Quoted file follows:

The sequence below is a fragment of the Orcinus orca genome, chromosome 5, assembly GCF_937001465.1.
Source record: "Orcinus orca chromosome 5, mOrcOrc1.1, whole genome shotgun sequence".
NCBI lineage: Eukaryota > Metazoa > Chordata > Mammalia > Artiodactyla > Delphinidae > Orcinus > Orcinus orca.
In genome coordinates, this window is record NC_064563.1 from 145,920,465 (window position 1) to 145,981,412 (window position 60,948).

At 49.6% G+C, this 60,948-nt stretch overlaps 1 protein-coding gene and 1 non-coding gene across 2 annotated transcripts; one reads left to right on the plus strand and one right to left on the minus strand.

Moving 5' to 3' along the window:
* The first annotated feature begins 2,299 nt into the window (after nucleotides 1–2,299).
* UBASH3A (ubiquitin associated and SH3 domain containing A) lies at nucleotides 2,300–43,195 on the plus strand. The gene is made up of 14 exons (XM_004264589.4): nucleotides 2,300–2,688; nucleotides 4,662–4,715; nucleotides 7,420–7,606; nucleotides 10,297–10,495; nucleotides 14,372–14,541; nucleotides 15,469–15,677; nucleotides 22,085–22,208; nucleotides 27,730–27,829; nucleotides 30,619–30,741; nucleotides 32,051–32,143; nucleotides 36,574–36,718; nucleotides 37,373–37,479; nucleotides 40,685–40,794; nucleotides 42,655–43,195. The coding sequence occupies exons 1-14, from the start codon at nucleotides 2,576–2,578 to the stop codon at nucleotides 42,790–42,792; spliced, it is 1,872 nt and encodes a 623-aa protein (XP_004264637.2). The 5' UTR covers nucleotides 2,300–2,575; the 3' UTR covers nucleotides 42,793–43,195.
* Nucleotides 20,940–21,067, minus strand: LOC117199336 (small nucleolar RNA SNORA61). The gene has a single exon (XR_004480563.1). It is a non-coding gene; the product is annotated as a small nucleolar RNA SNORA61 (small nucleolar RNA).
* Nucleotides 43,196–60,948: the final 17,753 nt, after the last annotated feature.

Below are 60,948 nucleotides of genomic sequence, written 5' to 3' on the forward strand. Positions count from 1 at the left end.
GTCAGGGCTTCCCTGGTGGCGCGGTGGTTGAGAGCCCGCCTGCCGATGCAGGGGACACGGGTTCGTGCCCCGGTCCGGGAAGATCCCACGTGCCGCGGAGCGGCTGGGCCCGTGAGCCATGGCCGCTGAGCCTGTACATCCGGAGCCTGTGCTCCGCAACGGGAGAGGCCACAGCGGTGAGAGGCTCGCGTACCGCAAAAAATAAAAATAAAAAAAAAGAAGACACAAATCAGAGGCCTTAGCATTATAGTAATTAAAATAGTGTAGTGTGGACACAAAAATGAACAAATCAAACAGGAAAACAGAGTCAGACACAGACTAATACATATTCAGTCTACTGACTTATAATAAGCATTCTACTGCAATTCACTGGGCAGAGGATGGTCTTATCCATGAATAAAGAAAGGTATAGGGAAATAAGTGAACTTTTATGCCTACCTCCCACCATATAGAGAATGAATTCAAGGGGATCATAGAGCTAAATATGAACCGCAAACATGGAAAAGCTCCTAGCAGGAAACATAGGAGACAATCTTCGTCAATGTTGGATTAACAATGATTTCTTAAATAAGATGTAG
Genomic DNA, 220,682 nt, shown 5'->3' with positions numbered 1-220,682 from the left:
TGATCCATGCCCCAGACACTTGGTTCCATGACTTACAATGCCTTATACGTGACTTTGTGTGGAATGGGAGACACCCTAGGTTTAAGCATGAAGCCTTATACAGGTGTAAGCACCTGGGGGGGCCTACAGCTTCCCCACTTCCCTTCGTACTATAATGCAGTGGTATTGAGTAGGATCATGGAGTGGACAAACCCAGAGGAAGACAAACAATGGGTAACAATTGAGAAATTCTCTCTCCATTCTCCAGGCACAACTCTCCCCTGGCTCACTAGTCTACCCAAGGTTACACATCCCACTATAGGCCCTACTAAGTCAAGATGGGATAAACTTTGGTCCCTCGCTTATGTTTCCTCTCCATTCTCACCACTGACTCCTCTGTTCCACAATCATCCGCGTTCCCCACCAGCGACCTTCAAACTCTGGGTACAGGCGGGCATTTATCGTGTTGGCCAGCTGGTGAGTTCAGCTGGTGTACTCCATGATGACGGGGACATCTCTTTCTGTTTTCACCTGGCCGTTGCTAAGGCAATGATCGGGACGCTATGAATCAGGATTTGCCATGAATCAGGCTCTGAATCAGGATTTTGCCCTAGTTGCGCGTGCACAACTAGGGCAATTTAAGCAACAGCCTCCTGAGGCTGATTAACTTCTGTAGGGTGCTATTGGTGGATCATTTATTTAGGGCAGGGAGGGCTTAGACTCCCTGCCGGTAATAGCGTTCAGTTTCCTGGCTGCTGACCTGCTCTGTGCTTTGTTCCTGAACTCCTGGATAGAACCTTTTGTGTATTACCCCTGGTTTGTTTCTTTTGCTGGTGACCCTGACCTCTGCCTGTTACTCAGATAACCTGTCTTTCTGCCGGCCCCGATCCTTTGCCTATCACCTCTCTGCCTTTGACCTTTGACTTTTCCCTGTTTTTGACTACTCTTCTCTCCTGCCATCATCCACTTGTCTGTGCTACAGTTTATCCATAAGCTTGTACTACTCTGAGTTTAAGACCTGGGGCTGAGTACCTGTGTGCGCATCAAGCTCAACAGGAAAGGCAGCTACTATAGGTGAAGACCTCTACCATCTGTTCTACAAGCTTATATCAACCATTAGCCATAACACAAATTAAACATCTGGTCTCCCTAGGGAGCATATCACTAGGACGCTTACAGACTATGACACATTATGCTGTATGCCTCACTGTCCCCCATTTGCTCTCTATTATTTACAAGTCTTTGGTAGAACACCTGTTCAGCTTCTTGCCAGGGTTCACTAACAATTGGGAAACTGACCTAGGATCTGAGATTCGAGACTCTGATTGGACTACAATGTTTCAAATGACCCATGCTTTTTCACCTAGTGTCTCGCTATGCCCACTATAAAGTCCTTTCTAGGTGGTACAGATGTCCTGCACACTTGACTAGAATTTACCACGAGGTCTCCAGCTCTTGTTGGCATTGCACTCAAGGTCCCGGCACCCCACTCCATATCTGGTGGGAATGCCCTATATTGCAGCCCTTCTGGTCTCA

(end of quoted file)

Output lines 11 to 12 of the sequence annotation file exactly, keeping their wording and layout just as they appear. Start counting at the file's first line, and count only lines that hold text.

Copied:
Below are 60,948 nucleotides of genomic sequence, written 5' to 3' on the forward strand. Positions count from 1 at the left end.
GTCAGGGCTTCCCTGGTGGCGCGGTGGTTGAGAGCCCGCCTGCCGATGCAGGGGACACGGGTTCGTGCCCCGGTCCGGGAAGATCCCACGTGCCGCGGAGCGGCTGGGCCCGTGAGCCATGGCCGCTGAGCCTGTACATCCGGAGCCTGTGCTCCGCAACGGGAGAGGCCACAGCGGTGAGAGGCTCGCGTACCGCAAAAAATAAAAATAAAAAAAAAGAAGACACAAATCAGAGGCCTTAGCATTATAGTAATTAAAATAGTGTAGTGTGGACACAAAAATGAACAAATCAAACAGGAAAACAGAGTCAGACACAGACTAATACATATTCAGTCTACTGACTTATAATAAGCATTCTACTGCAATTCACTGGGCAGAGGATGGTCTTATCCATGAATAAAGAAAGGTATAGGGAAATAAGTGAACTTTTATGCCTACCTCCCACCATATAGAGAATGAATTCAAGGGGATCATAGAGCTAAATATGAACCGCAAACATGGAAAAGCTCCTAGCAGGAAACATAGGAGACAATCTTCGTCAATGTTGGATTAACAATGATTTCTTAAATAAGATGTAG